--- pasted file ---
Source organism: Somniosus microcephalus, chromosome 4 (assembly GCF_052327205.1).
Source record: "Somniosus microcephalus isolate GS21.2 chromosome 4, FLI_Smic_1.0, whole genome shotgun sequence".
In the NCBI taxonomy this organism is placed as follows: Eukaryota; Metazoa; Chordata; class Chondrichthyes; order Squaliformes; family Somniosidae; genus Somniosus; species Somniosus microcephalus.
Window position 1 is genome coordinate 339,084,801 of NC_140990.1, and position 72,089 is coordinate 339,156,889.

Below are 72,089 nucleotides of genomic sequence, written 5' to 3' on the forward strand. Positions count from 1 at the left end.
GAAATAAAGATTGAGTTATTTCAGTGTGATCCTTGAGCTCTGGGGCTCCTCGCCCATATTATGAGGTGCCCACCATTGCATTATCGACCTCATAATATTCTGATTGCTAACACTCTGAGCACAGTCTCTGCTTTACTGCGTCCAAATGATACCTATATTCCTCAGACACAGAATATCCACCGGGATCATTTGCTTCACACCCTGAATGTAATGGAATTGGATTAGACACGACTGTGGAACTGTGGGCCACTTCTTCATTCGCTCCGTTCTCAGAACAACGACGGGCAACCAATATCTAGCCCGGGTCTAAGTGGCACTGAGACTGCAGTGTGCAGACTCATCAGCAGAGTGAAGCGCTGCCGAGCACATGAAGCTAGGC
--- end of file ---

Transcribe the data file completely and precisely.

Source organism: Somniosus microcephalus, chromosome 4 (assembly GCF_052327205.1).
Source record: "Somniosus microcephalus isolate GS21.2 chromosome 4, FLI_Smic_1.0, whole genome shotgun sequence".
In the NCBI taxonomy this organism is placed as follows: Eukaryota; Metazoa; Chordata; class Chondrichthyes; order Squaliformes; family Somniosidae; genus Somniosus; species Somniosus microcephalus.
Window position 1 is genome coordinate 339,084,801 of NC_140990.1, and position 72,089 is coordinate 339,156,889.

Below are 72,089 nucleotides of genomic sequence, written 5' to 3' on the forward strand. Positions count from 1 at the left end.
GAAATAAAGATTGAGTTATTTCAGTGTGATCCTTGAGCTCTGGGGCTCCTCGCCCATATTATGAGGTGCCCACCATTGCATTATCGACCTCATAATATTCTGATTGCTAACACTCTGAGCACAGTCTCTGCTTTACTGCGTCCAAATGATACCTATATTCCTCAGACACAGAATATCCACCGGGATCATTTGCTTCACACCCTGAATGTAATGGAATTGGATTAGACACGACTGTGGAACTGTGGGCCACTTCTTCATTCGCTCCGTTCTCAGAACAACGACGGGCAACCAATATCTAGCCCGGGTCTAAGTGGCACTGAGACTGCAGTGTGCAGACTCATCAGCAGAGTGAAGCGCTGCCGAGCACATGAAGCTAGGC